In architecture, design must not only consider how materials are installed; it must also address how they fail. Control joints, for example, are an example of the consideration of failure, as they are used to anticipate the cracking that naturally occurs in expansive materials such as concrete.
Glass failure is a frequently studied focus of testing laboratories, and has given rise to various types of safety glazing. But one example, laminated safety glass, is typically flat and rectangular, and does not easily accommodate geometrically sophisticated installations.
scientists at the Fraunhofer Institute for Mechanics of Materials in Freiburg have developed a method for cutting safety glass to any shape. The researchers use a laser hot enough to penetrate the glass and vaporize the film interlayer. Prior to the existence of this technology, this kind of cut was usually made by hand with a knife—a difficult feat to pull off with curved geometries.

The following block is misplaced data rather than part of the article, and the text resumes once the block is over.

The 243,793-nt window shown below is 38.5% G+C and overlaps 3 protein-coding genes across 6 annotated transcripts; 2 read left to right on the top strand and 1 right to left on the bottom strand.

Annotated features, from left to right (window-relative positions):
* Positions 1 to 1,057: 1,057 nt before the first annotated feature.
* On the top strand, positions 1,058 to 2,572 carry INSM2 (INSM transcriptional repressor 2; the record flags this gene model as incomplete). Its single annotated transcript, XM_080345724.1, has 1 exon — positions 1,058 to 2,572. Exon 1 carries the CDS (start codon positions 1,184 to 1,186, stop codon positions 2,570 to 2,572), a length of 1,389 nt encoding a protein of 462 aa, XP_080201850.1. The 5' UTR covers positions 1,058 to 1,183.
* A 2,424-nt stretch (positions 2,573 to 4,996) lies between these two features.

In collaboration with machinery manufacturer Helga, the researchers can now cut elaborate and seamless contours in glass. Moreover, this approach can be fully automated for mass-produced glazing units—thus ensuring that even the most geometrically-intricate envelopes are safe.
Blaine Brownell is a regularly featured columnist whose stories appear on this website each week. His views and conclusions are not necessarily those of ARCHITECT
magazine nor of the American Institute of Architects.
Blaine Brownell, AIA, is an architect and materials researcher. The author of the three Transmaterial books (2006, 2008, 2010), he is the director of graduate studies in the school of
architecture at the University of Minnesota.